Corporate tax avoidance

Corporate profit shifting and the role of tax havens: Evidence from German country-by-country reporting data

Research by Fuest, Hugger & Neumeier 2022


Fuest, Hugger, and Neumeier investigate corporate tax avoidance by German multinational enterprises (MNEs) using confidential data from their individual country-by-country (CbC) reports. CbC reporting was introduced as part of the OECD’s Base Erosion and Profit-Shifting (BEPS) program and requires all MNEs with a consolidated group revenue above 750 million EUR to report tax payments, pretax profits, and indicators of economic activity aggregated for each tax jurisdiction in which they operate.  

 This new data allows the researchers to explore the tax-haven links of MNEs headquartered in Germany and to estimate the amount of profits shifted out of Germany. They also compare the CbC data to Orbis data frequently used in tax avoidance research and confirm the relatively poor coverage of Orbis data especially in tax havens: Orbis covers only 26% of German MNEs’ affiliates and 37% of their profits in European tax havens and does not include profits in non-European tax havens at all.  

 The CbC data reveals that 82% of the sample MNEs have affiliates in tax havens and that the overall share of their global profits reported in tax havens amounts to 9%. Regression analyses suggest that MNEs report more profits in countries with relatively lower effective corporate tax rates and that part of these profits cannot be explained by real economic activity, country size, or other control variables: A one percentage point increase in the effective average tax rate is associated with a decrease of profits by 0.5%. This might be indication of profit shifting but the estimate is relatively small in magnitude compared to other studies. The results suggest that MNEs headquartered in Germany shift only 4% of their profits reported in Germany to tax havens which would translate into annual tax revenue losses of EUR 1.6 billion. 

Key results 

  • Large MNEs headquartered in Germany shift approximately EUR 5.4 billion of profits per year out of Germany to tax havens, corresponding to 4.3% of their total profits reported in Germany.  
  • In addition, they shift approximately, EUR 3.8 billion of profits out of other non-haven countries to tax havens which corresponds to 3% of total reported profits in other countries. 
  • The estimated annual tax revenue loss in Germany is EUR 1.6 billion. 
  • European tax havens appear to be far more important for German MNEs than tax havens outside of Europe: approximately 87% of all tax-haven profits are booked in European tax havens.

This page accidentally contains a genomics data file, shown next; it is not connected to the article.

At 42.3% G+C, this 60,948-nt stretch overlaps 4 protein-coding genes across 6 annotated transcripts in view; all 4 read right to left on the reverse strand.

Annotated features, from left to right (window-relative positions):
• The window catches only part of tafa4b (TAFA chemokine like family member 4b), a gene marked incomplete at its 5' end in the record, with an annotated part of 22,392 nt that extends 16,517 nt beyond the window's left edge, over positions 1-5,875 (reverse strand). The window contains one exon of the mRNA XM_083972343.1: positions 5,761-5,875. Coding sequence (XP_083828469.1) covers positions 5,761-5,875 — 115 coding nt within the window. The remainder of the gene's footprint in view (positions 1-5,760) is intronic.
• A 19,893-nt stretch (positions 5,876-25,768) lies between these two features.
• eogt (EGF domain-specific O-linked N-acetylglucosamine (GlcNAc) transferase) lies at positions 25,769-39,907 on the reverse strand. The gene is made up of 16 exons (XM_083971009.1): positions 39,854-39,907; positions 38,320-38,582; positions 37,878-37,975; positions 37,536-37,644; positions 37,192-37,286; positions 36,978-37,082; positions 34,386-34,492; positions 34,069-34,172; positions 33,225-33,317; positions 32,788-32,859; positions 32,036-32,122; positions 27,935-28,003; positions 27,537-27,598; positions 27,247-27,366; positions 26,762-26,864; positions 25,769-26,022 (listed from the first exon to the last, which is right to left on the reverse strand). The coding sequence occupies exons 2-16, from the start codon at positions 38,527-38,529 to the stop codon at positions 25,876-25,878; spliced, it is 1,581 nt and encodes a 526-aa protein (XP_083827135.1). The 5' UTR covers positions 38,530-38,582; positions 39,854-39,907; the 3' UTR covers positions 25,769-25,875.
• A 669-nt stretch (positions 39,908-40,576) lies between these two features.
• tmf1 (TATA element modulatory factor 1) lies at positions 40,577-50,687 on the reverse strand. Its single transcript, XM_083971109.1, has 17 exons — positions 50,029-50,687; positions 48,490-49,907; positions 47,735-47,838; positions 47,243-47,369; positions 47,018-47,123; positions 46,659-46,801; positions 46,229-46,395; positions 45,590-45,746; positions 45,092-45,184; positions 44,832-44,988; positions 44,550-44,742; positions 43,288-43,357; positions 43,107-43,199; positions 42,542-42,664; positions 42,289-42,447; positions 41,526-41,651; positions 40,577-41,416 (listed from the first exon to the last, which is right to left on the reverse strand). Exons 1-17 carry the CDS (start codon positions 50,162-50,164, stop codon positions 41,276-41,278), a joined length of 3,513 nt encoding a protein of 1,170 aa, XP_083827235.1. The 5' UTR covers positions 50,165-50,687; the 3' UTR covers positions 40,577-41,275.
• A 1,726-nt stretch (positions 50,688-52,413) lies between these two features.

This paper relies on new data from country-by-country (CbC) reports filed by large German MNEs for the years 2016 and 2017. CbCRs provide data on the global distribution of MNEs’ taxes, profits, sales, employees, assets, related and unrelated party revenues, and other variables. The information is aggregated at the level of the tax jurisdictions where MNEs operate, and not at the subsidiary level. 

While most studies on profit shifting have used the Orbis database provided by Bureau van Dijk and based on public business registries, the authors demonstrate that CbCRs provide a far better coverage of MNEs activity.  


The authors provide descriptive statistics such as the return to tangible assets, profitability per employee, and effective tax rates of German MNEs across three country groups: countries not considered tax havens (including Germany), European tax havens, and non-European tax havens.  

 They estimate the tax semi-elasticity of profits using two different dependent variables: profits before taxes and intra-firm revenues in each jurisdiction where a MNE is present. Intra-firm revenues are relevant here as they capture royalty and interest payments. They use effective average tax rates and statutory rates as independent variables. As the sample covers only two years, the regression relies mainly on cross-sectional variation and includes no country fixed effects. 

 Go to the article 

This research article was published in the Journal of Economic Behavior & Organization 194(2022). Go to the journal’s website. 

A working paper version can be downloaded from the website of CESifo.